2021-Gaps in mental health support for nurses

Research exposes gaps in mental health support for frontline nurses during pandemic

Tue, 27 Jul 2021 09:58:00 BST
Dr Nicola Roberts, Principal Investigator in a new research paper
Dr Nicola Roberts, Principal Investigator in a new research paper

Researchers have found gaps in mental health support for frontline respiratory nurses and their families during the COVID-19 pandemic.

Glasgow Caledonian University (GCU) health services researcher Dr Nicola Roberts is the Principal Investigator in a new research paper entitled ‘Experiences of nurses caring for respiratory patients during the first wave of the COVID-19 pandemic: an online survey study’.

Dr Roberts worked with colleagues at Edge Hill University and Southampton University exploring the experiences of nurses caring for respiratory patients during the first wave of the pandemic in early 2020. The paper was published in the BMJ Open Respiratory Journal.

The research team analysed responses from over 255 nurses throughout the UK who highlighted concerns over their working environment, the supply and availability of adequate PPE, the quality-of-care individuals were able to deliver, and impacts on mental health to nurses and their families.

Dr Roberts said: “A very high number of participants highlighted their worries and concerns about the impact on their household. These included potentially bringing the virus home, the effect on family members worrying about them, mental health and the impact of changing working patterns, and managing with children. It was evident that respondents were very concerned about the impact of COVID-19.”

Initial findings from the survey published last year found that 21% experienced moderate to severe symptoms of anxiety and depression during the first wave of the pandemic. This study highlights the gaps in mental health support for frontline respiratory nurses and their families during the COVID-19 pandemic.

Dr Roberts explained: “Although nurses working in respiratory areas have adapted and tried to ensure they supported each other there have been gaps in the support and management of staff. There were inconsistencies in provision highlighting the importance of nursing leadership and management in ensuring equity of access to services.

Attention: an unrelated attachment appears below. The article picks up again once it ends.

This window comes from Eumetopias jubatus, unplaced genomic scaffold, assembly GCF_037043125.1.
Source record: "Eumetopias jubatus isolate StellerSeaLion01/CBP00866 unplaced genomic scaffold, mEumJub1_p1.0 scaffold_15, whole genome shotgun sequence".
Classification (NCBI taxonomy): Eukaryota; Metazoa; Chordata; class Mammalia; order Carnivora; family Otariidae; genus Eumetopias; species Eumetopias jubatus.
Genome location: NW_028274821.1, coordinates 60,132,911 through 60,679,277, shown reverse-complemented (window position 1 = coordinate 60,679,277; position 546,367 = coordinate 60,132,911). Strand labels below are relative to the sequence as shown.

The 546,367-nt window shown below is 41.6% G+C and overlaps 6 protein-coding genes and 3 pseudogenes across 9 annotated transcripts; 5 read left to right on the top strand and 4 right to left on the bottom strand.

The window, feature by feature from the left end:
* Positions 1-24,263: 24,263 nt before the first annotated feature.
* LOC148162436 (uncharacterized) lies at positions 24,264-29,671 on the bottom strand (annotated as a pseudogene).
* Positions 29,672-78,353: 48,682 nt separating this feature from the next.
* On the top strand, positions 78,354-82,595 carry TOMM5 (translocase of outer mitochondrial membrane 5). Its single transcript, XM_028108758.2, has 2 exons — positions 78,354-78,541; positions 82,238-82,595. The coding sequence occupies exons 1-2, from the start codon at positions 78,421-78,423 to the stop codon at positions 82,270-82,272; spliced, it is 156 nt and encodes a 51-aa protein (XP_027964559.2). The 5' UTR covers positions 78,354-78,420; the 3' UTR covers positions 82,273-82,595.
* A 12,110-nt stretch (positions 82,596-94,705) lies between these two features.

“Lessons need to be learned from this and in the future to ensure all staff have access to appropriate mental health support to ensure that the most vulnerable don’t slip through the cracks. We know from our previous work that younger nurses experienced more anxiety and depression compared to older, more experienced nurses.”

The research concluded: “Support for staff is essential both throughout the pandemic and afterwards, and it is important that preparation of individuals regarding building resilience is recognised. It is also clear that psychological support and services for nurses and the wider healthcare team need to be available and quickly convened in the event of similar major incidents, either global or local.”

Dr Roberts stressed that NHS staff were already experiencing high levels of mental health issues, anxiety and depression even before COVID-19, so mental health support is important at all times but even more so during a pandemic.

“It is about recognising that support needs to be tailored, it’s not just about sending people on resilience courses. We need a more personalised approach to how we manage mental health and resilience in organisations at all levels individually, teams, departments and organisations as a whole, and in a more supportive way rather than just a tick box exercise,” she added.

“Most responses detailed the services that nurses knew about and were available but had not necessarily accessed, such as self-referral to services, email support, signposting services, telephone support, counselling services, chaplaincy, huddles or hubs, occupational support and webinars. Most of the support available was not face-to-face.

“A small number reported that they were uncertain about how to access provision and others were not aware of any current support services from their employers. One respondent reported that different facilities were available for doctors compared to nurses.”

Alison Hughes and Joanne King, Chair and Vice Chair of the Association of Respiratory Nurse Specialists (ARNS), said they recognised the effort that had gone into this important study and were delighted to support it.

They added: “This valuable study shows that investment in quality research highlights the principal role respiratory nurses have played during the pandemic and the need for ongoing enhanced psychological input to minimise long term impact.

“It is important to highlight that nurses set up and supported their teams and colleagues in some really innovative ways but we need to make sure that the support is equitable and available in an appropriate format.”

One nurse involved in the study said: “I have set up a WhatsApp group for my team who are redeployed to the ward for support and also I have made an unused room in my now empty clinic room into a 'wobble room' where the staff can rest and try and gather their thoughts. It has lots of tissues, soft music, coffee and love.”